“My unit was hit, and there was an IED, and we lost two soldiers. And it was the worst day of my life,” Havens said. “I don’t have a good lesson or perspective from it. It still hurts a little bit today. Obviously, Nov. 11 is Veteran’s Day, but a lot of veterans will have another date or two — or God forbid, multiple — that they’ll always, always, always remember.”
When his enlistment ended in 2010, Havens decided to transition to a career in the law. He headed to North Carolina for Duke University. During law school, Havens served in that National Guard as as a “black hat,” which is an officer who trains enlisted soldiers becoming officers.
Havens said he chose to become a lawyer because of the pro bono opportunities it provides, which translates to him as a “professional sense of duty to give back.”
After law school he returned to Houston a civilian and began his legal career at Baker Botts. Seeking a continued connection to the military, Havens got involved with the Lone Star Veterans Association through a friend. He later joined the board of Combined Arms, the largest veteran nonprofit organization in the Houston area.
Since Havens joined Combined Arms, the organization has partnered with the Texas Veterans Commission to create the Texas Veterans Network, a platform that connects veterans with nonprofits that provide a wide range of services to vets transitioning to civilian life. Because so many veteran-oriented nonprofits exist, Havens said this platform streamlines the process so that veterans are not overwhelmed with too many options. It also includes a feature that ensures that a nonprofit followed up with the veteran, he said.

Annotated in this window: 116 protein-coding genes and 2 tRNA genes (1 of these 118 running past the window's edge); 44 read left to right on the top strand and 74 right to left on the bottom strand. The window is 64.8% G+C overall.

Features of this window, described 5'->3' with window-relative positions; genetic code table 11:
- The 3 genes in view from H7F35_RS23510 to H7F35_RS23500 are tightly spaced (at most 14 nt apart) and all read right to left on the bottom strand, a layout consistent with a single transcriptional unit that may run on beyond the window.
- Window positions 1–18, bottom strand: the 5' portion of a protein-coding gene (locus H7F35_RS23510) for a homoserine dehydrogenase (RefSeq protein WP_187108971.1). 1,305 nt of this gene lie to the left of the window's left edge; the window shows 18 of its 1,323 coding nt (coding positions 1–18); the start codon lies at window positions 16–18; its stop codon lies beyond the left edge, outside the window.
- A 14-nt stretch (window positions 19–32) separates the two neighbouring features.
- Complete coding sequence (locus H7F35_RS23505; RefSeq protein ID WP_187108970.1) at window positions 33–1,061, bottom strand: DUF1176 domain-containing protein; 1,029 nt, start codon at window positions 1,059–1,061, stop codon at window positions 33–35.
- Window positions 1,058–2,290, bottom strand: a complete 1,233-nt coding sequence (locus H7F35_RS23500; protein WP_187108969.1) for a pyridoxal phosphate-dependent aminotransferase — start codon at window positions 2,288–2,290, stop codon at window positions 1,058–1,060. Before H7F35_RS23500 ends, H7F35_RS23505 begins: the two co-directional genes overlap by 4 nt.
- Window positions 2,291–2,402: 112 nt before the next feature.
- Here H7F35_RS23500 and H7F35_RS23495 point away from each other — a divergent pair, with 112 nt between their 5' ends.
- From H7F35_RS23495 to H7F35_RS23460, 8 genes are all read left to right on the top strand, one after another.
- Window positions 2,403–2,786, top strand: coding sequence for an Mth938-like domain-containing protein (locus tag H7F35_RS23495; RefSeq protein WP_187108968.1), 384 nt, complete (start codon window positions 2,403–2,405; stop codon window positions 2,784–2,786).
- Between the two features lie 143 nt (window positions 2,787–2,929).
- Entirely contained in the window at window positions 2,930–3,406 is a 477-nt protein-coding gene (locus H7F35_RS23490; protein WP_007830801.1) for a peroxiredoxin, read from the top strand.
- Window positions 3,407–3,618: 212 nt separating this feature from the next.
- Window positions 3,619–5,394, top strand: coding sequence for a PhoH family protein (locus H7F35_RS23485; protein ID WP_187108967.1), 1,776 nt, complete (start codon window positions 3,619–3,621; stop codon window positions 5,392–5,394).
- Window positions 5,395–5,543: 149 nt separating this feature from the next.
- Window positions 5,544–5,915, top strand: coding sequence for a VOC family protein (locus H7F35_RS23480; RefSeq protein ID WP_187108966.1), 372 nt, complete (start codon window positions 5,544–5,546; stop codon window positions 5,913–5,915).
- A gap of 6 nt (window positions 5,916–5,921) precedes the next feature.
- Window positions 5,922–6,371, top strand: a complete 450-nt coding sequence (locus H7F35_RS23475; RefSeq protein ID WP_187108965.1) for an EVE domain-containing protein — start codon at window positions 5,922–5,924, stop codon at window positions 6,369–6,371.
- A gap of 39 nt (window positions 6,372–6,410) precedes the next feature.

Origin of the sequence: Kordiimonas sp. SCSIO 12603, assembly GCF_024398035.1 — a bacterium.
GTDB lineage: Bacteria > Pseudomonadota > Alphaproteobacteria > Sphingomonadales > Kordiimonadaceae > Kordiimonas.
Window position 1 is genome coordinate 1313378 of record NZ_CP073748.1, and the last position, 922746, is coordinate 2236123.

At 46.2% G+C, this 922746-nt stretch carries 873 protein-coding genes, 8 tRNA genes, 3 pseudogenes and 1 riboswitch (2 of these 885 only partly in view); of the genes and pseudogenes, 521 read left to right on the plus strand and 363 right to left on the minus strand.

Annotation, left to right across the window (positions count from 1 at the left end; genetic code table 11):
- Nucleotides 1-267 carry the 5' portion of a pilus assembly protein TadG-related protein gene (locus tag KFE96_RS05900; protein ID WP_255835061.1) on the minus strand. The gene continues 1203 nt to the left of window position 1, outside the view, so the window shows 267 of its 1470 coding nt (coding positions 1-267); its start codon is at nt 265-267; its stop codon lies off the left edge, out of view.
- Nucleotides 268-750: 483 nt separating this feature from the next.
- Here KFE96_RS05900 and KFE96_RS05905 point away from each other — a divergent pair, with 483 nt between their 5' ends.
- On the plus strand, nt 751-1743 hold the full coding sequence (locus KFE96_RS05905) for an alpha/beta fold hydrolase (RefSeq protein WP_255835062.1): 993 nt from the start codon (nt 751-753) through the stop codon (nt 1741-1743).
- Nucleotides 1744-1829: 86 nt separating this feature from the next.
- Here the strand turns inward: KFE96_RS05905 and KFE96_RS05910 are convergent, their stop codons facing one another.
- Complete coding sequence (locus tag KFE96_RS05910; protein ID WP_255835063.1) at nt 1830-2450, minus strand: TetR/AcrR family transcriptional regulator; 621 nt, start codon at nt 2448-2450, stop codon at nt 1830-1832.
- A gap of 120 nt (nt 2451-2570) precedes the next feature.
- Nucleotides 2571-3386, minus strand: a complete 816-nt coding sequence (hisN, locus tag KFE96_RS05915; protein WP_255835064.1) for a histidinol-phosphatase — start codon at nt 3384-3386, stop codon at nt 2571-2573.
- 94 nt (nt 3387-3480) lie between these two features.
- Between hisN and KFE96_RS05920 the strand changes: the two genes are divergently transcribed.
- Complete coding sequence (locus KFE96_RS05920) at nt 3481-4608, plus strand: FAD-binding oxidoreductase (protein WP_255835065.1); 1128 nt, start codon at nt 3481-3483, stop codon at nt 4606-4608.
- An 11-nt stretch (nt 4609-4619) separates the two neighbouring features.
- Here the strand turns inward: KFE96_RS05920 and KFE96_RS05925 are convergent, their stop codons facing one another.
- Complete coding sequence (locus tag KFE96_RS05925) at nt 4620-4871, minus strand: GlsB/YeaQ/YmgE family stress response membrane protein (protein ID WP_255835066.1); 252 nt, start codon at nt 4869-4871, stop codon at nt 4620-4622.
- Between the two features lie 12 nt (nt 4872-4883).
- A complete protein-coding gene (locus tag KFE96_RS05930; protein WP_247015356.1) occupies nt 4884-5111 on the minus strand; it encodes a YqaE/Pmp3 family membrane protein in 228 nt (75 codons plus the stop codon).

“People want to help veterans, so they have nonprofits set up in their niche, but to a vet coming out [of the service], 1,000 options might as well be no option,” Havens said.
Separately, Havens co-chairs the HBA’s Military & Veterans Committee, which participates in various veteran outreach programs — from working with the food bank to providing pro bono legal service to veterans at the Houston Volunteer Lawyers’ legal clinics.
In his regular legal practice, Havens said he is representing a veteran who sued Whataburger after getting second-degree burns from a spilled cup of Whataburger coffee during a nighttime roadtrip. The veteran had just transferred from a base in Europe to Fort Hood in Killeen.
Havens said the case is a tragic juxtaposition to the feeling of invincibility that is common among soldiers who survive a deployment.
“He lived but these burns are a lifetime issue,” Havens said. “It certainly could have been worse, but it could have been way better. It’s crazy to me that you live through all this crazy stuff that happens in Iraq and you come home and something stupid like this happens that’s very preventable.”
Asked what he wants people to most understand about veterans on this Veteran’s Day, it’s that “most veterans are thankful they ever had the opportunity to serve,” Havens said.
“Memorial Day is a day of remembrance for the soldiers we lost … and sort of has a somberness that’s expected,” Havens said. “To me, Veteran’s Day is a celebration that I got to serve this country. And I’m so thankful I did.”